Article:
Kongregate co-founder and current COO Emily Greer will take over as CEO, while her brother Jim will continue to serve part-time as CTO while he works on launching a non-profit political action group. …
Warner Bros. Games Montréal, the developer behind the latest entry in the Batman Arkham franchise, has no plans for an additional bug-patch, and instead has moved all of its focus onto single-player story-DLC.
In a post on the official message boards for the game, Arkham Origins' community manager offered the following statement:
The team is currently working hard on the upcoming story DLC and there currently are no plans for releasing another patch to address the issues that have been reported on the forums.
If we do move forward with creating a new patch, it will try to address the progression blocking bugs for players, not the minor glitches that do not prevent one from continuing to play. The issues that are not progression blockers will unfortunately no longer be addressed.
We apologize for any inconvenience this has caused for some of you, and want to thank you for having been patient.
Warner Bros. Games Montréal hasn't revealed full details on what will be covered in Arkham Origins' DLC, but it is hinting strongly at an appearance from Mr. Freeze. Last month, Warner Bros. Games Montréal announced the cancellation of the Wii U port of the DLC.
For our review of Arkham Origins, head here.
This is disappointing, especially for anyone currently faced with the decision of restarting their game after running into a progression-preventing bug. I actually just finished the game and I did run into a few hiccups. On more than one occasion, I had to restart my game after it froze, or when I had to interrogate an enemy who just sat their cowering while I waited for a prompt to appear on the screen. Hopefully, if you are running into bugs, a simple restart will fix it, as was the case with me. If not, you're going to have to wait until after the DLC is complete, and even then there is no guarantee it will get fixed.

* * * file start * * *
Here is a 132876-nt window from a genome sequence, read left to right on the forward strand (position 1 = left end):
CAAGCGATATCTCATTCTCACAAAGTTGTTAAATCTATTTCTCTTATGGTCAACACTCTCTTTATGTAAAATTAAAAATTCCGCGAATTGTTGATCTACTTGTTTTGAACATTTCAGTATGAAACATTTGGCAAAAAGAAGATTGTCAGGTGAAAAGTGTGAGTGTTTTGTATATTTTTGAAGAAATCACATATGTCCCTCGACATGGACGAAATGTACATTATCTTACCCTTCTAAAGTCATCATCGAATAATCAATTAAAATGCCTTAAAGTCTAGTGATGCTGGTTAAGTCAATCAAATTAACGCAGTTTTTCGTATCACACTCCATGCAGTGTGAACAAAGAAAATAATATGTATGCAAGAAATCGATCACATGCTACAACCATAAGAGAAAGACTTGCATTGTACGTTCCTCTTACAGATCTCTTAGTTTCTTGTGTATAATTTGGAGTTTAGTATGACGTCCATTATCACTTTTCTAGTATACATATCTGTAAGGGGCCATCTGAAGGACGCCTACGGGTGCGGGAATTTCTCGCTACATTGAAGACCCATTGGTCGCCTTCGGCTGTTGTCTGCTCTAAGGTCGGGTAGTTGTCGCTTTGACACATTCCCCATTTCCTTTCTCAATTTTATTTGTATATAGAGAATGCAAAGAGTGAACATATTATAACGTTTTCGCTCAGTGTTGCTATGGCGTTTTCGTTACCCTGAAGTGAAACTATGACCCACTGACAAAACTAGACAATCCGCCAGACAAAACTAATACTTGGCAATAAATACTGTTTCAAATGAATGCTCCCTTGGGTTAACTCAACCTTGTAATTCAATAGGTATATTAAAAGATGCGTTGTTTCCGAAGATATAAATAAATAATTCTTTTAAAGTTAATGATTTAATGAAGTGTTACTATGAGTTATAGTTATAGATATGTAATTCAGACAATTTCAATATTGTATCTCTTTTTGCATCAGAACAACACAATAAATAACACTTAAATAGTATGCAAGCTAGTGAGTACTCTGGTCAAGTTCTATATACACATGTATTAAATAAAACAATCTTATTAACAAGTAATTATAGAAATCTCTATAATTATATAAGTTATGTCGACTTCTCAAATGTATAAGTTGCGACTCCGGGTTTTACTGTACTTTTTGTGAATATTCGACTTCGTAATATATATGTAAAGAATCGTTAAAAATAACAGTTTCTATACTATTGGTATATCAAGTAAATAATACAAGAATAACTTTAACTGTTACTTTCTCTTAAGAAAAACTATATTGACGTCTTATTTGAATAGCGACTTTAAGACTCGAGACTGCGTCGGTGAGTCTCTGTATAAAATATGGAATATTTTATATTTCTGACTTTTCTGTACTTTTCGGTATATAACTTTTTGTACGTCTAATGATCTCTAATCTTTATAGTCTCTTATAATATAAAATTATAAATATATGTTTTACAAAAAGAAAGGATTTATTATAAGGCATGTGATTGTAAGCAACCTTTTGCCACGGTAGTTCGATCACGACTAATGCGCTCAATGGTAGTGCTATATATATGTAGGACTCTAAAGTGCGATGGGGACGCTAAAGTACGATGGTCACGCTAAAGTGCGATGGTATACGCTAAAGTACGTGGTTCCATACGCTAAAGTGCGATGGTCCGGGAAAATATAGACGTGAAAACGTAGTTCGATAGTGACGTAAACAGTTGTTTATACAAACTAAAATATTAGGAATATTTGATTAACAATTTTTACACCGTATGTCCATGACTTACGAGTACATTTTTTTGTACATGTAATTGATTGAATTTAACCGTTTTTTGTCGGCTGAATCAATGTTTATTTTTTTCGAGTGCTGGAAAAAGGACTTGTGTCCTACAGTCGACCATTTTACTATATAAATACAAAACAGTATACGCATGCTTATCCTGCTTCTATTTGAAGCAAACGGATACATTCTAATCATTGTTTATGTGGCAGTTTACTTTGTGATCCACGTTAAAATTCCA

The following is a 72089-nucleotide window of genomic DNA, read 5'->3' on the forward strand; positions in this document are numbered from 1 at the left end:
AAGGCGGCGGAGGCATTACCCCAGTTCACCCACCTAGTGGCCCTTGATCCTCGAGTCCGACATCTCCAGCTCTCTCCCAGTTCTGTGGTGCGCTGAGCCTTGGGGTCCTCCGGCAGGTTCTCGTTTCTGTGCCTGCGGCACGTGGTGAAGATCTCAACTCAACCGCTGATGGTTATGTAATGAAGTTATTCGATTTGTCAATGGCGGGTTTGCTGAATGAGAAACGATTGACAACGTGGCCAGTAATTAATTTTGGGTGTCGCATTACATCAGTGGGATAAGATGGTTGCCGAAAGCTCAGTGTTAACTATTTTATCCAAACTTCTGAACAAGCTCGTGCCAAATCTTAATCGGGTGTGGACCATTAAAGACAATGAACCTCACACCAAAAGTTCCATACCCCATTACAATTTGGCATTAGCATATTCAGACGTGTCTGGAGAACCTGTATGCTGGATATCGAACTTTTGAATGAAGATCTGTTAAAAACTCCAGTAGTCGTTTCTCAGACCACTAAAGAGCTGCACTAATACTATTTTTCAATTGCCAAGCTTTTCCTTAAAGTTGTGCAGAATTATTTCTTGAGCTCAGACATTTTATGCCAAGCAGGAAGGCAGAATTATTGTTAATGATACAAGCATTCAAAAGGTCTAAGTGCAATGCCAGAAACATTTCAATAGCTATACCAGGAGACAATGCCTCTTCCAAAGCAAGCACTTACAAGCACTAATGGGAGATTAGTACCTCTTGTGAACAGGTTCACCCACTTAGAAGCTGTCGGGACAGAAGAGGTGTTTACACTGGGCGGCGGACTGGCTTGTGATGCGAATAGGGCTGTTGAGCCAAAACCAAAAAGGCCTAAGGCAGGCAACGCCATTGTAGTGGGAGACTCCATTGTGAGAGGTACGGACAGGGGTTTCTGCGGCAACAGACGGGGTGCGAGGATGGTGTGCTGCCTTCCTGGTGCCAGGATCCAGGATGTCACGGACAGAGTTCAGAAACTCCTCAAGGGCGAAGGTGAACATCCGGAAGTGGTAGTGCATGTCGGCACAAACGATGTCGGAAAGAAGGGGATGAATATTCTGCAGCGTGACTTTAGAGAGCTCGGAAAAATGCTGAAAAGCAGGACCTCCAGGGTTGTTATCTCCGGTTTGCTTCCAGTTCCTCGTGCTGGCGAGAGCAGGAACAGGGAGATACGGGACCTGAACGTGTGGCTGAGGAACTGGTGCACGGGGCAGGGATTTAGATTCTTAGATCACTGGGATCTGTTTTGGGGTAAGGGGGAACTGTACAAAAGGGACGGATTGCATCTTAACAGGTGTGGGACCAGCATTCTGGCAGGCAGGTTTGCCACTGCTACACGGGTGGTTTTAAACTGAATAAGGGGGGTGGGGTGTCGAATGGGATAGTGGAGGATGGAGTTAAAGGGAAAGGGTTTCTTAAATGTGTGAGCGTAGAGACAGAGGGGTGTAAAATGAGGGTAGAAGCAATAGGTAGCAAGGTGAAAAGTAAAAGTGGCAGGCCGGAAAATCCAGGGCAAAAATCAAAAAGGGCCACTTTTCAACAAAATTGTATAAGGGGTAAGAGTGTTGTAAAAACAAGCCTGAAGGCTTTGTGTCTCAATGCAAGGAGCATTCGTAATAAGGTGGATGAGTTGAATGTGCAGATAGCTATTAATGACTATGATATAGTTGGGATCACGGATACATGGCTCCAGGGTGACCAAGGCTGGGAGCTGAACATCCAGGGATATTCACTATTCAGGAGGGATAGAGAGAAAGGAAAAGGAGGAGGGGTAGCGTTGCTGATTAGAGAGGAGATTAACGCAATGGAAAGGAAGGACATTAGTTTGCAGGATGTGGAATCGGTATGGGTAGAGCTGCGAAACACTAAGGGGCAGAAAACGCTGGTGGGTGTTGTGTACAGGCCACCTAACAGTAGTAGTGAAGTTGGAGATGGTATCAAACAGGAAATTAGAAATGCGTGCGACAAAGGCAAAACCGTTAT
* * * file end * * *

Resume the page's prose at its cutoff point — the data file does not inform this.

EA has confirmed to Game Informer that EA Salt Lake is undergoing downsizing. The studio is responsible for Monopoly Streets, Risk: Factions, and a number of expansions for The Sims series.
“EA Salt Lake is becoming largely focused on mobile development, including The Sims and other projects,” an EA representative told us via email. “Recent shifts unfortunately resulted in the reduction of a few teams. As we look to match skills with opportunities, some staff will be offered other positions at EA, while others will leave the company.”
The publisher did not comment on the extent of the layoffs, but does assure that the studio will remain open. EA recently reported its third quarter earnings, with the company performing below expectations. The publisher’s retail revenue was down nearly $ 200 million, and while digital is growing, it did not make up the difference.
Our thoughts are with those that find themselves unemployed, and with those that have made the difficult decision to relocate. EA continues to shake up its direction, especially after creative departures at the top of a number of studios. The company continues to cut expenses, especially in light of flagging revenue, leading to unfortunate layoffs such as this.
PlayRaven, a new studio focused on creating strategy games for tablets, just picked up $ 2.3 million in funding for its first game. We talked to the studio’s CEO for more details. …